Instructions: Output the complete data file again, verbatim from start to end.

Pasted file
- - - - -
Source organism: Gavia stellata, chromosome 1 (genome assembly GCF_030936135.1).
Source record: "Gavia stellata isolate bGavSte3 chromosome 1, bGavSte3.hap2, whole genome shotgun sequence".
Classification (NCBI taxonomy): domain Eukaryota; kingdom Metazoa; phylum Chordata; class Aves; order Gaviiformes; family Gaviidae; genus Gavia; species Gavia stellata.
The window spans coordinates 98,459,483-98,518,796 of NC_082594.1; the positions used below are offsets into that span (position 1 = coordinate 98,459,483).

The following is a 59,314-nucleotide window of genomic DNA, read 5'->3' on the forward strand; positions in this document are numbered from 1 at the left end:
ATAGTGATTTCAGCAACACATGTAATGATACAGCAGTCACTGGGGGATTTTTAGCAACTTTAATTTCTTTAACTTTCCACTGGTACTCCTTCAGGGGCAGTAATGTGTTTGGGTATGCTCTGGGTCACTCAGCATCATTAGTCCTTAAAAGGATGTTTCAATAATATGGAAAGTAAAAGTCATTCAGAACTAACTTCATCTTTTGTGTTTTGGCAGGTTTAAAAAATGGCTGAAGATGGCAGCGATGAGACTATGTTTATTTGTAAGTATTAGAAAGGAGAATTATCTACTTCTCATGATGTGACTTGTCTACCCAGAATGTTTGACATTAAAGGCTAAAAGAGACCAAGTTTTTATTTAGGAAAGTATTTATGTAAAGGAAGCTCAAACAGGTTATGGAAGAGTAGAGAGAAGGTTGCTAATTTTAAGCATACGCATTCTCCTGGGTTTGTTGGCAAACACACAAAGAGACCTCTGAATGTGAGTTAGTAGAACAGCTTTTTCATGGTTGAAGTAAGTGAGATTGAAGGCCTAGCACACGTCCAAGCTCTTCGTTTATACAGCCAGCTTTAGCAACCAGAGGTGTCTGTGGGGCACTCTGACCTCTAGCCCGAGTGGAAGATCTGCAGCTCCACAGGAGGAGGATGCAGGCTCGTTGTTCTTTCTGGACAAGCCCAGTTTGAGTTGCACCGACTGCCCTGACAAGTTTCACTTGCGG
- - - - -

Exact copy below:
Source organism: Gavia stellata, chromosome 1 (genome assembly GCF_030936135.1).
Source record: "Gavia stellata isolate bGavSte3 chromosome 1, bGavSte3.hap2, whole genome shotgun sequence".
Classification (NCBI taxonomy): domain Eukaryota; kingdom Metazoa; phylum Chordata; class Aves; order Gaviiformes; family Gaviidae; genus Gavia; species Gavia stellata.
The window spans coordinates 98,459,483-98,518,796 of NC_082594.1; the positions used below are offsets into that span (position 1 = coordinate 98,459,483).

The following is a 59,314-nucleotide window of genomic DNA, read 5'->3' on the forward strand; positions in this document are numbered from 1 at the left end:
ATAGTGATTTCAGCAACACATGTAATGATACAGCAGTCACTGGGGGATTTTTAGCAACTTTAATTTCTTTAACTTTCCACTGGTACTCCTTCAGGGGCAGTAATGTGTTTGGGTATGCTCTGGGTCACTCAGCATCATTAGTCCTTAAAAGGATGTTTCAATAATATGGAAAGTAAAAGTCATTCAGAACTAACTTCATCTTTTGTGTTTTGGCAGGTTTAAAAAATGGCTGAAGATGGCAGCGATGAGACTATGTTTATTTGTAAGTATTAGAAAGGAGAATTATCTACTTCTCATGATGTGACTTGTCTACCCAGAATGTTTGACATTAAAGGCTAAAAGAGACCAAGTTTTTATTTAGGAAAGTATTTATGTAAAGGAAGCTCAAACAGGTTATGGAAGAGTAGAGAGAAGGTTGCTAATTTTAAGCATACGCATTCTCCTGGGTTTGTTGGCAAACACACAAAGAGACCTCTGAATGTGAGTTAGTAGAACAGCTTTTTCATGGTTGAAGTAAGTGAGATTGAAGGCCTAGCACACGTCCAAGCTCTTCGTTTATACAGCCAGCTTTAGCAACCAGAGGTGTCTGTGGGGCACTCTGACCTCTAGCCCGAGTGGAAGATCTGCAGCTCCACAGGAGGAGGATGCAGGCTCGTTGTTCTTTCTGGACAAGCCCAGTTTGAGTTGCACCGACTGCCCTGACAAGTTTCACTTGCGG